where eT,X = elasticity of travel demand with respect to a change in the price of X. The term between the equal signs is simply the definition of a cross-elasticity, and the right-hand side indicates that the new elasticity can be obtained from the component elasticity using a factor for the percent by which travel changes for a given percent change in consumption of the component. Stated more simply, then,
|eT,X = σ × eX, σ ≤ 1|
where σ = a shrinkage factor representing the share of a reduction (or change) in consumption of X that consists of reduction in travel. The extent of this "shrinkage" between the component price elasticity and travel demand elasticity depends upon the component, and the possibilities for economizing on the component other than by reducing travel. If σ = 1 then the component and travel are necessarily consumed in fixed proportions.
If the elasticity of VMT with respect to a part of the price is known, then the elasticity of total travel demand is simply an expansion from the part to the whole,
where eT = implied demand elasticity for travel (the overall good), pT is the price of travel, and the component elasticity eX is substituted using Equation C.4. The bottom of the right-hand side is the share of the component in the total price of travel. For example, if the elasticity of fuel consumption with respect to its own price is −0.25, and the shrinkage factor is 0.6 (from increases in fuel efficiency), then the elasticity of travel with respect to fuel price is −0.15. If fuel is only 20 percent of the cost of travel, yet has an elasticity with respect to total travel of −0.15, then the implied generalized-price demand elasticity is −0.75 with respect to the total price of travel.
Considerable empirical evidence can be found in the literature, and this information can be re-interpreted with respect to generalized price elasticity.
Although empirical studies are mainly oriented toward changes in one component of price, these studies can be extrapolated to the full generalized price. Once a total price elasticity is determined, then that value can be adjusted to apply to a specific context such as a highway section. This process is represented in Figure C-1. For use in the 2001 Conditions and Performance report, the section-level effects are assumed to cancel each other, on average, and the overall price elasticity is used for sections. The evidence and analysis presented here pertain primarily to passenger travel, although freight movement can be expected to respond in similar ways.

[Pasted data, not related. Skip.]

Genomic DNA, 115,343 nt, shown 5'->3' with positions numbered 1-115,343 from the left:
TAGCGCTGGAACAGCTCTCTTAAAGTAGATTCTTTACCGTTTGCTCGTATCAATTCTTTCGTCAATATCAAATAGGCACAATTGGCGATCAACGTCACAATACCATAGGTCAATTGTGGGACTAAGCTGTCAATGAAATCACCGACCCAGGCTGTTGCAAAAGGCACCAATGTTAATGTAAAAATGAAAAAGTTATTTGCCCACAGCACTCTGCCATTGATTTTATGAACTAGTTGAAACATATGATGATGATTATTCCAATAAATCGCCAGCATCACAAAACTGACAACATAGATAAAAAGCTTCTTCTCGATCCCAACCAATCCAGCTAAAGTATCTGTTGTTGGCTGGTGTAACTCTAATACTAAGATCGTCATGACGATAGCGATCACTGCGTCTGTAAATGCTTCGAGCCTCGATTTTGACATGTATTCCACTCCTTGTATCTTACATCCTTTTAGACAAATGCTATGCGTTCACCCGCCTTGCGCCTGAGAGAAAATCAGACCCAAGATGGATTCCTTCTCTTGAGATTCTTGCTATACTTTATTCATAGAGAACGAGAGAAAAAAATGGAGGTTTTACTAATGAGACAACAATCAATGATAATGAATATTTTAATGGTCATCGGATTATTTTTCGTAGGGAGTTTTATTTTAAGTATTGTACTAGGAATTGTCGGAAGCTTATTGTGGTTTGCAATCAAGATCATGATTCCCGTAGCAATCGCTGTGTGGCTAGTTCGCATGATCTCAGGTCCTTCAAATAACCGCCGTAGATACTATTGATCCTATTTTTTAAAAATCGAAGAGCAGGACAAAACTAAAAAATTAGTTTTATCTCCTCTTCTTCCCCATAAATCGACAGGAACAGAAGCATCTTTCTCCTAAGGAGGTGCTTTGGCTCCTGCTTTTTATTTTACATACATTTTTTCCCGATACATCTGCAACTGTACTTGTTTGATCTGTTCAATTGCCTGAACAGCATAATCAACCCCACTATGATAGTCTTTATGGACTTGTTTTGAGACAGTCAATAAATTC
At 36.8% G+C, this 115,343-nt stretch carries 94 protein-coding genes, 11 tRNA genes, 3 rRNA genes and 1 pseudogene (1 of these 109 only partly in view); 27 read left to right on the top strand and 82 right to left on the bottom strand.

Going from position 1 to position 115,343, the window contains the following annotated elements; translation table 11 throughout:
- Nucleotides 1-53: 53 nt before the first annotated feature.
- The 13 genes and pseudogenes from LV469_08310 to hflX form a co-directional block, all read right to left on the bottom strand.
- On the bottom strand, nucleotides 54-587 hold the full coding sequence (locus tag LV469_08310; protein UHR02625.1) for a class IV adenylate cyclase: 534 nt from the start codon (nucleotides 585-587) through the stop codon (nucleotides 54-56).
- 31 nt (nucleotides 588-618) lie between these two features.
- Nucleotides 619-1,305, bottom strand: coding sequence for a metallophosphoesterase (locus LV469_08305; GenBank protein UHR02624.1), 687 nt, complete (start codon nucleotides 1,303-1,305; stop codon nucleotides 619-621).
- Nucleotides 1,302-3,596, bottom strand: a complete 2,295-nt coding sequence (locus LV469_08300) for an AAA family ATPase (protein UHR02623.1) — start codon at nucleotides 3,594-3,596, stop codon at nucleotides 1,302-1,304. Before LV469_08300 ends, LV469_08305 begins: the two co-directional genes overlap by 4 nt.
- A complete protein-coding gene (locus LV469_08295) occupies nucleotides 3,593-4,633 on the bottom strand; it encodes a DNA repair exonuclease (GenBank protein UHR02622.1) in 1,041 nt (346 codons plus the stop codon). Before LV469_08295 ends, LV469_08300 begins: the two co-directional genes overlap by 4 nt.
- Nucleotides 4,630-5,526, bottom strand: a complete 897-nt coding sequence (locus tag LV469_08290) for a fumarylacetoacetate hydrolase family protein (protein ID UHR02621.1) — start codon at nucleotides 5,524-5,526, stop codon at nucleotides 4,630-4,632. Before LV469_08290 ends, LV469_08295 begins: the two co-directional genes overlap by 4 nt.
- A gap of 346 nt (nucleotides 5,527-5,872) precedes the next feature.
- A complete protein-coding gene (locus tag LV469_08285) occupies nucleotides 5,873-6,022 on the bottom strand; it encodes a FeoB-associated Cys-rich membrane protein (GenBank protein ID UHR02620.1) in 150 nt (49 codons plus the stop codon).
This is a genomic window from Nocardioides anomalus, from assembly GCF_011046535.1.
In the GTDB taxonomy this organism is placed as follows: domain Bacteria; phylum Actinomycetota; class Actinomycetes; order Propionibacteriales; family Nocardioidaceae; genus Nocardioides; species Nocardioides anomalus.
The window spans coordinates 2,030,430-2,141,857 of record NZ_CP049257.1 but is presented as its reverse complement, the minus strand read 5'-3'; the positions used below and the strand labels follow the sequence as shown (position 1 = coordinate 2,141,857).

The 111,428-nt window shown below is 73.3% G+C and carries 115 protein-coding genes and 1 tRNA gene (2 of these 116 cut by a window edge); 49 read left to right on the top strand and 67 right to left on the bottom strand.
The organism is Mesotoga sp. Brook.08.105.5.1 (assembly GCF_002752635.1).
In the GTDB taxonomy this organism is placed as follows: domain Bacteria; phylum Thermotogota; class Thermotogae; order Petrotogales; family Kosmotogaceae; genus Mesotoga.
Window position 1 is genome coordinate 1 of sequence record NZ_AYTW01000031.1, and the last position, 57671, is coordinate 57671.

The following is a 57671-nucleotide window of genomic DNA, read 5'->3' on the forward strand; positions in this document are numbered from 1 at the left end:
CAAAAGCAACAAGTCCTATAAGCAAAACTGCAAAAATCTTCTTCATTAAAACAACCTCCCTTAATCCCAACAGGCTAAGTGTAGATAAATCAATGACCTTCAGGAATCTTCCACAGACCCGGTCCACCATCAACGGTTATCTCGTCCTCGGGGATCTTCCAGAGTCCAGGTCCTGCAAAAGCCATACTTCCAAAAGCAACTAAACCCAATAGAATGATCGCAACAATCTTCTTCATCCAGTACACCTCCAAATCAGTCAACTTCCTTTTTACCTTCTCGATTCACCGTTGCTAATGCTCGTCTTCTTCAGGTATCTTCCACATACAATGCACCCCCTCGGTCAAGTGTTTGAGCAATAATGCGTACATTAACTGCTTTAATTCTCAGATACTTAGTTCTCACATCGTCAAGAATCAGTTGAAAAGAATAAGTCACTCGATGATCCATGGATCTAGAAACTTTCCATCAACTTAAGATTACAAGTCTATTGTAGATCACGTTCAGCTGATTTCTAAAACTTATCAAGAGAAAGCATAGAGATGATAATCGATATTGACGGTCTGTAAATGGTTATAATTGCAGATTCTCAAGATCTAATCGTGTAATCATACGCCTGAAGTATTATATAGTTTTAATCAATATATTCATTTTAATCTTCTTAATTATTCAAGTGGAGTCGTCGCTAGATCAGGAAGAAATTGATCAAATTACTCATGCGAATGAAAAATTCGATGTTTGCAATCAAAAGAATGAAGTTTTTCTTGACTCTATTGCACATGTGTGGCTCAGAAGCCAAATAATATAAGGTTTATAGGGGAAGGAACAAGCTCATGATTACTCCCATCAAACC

It is important to remember that the analysis concerns vehicle-trips, not person-trips. Although persons make the decisions for vehicles, vehicle trips are more readily observed, and the price typically applies to vehicle travel rather than to person trips.
The methodological strategy for moving from information about the components of user cost or "price" to generalized travel demand elasticity is represented in Figure C-2 and described below:
These steps are explained and implemented in more detail below.
Seven categories of user cost are listed in Table C-2. They are intended to be nonoverlapping and exhaustive. Fortunately, this set of categories is generally consistent with various estimates of user costs. The purpose of these categories is to be able to combine them in subsets that provide alternative measures of the "price," to distinguish fixed from variable costs as a means for defining the relevant costs, to match with empirical estimates of costs, and to match up with empirical elasticity estimates.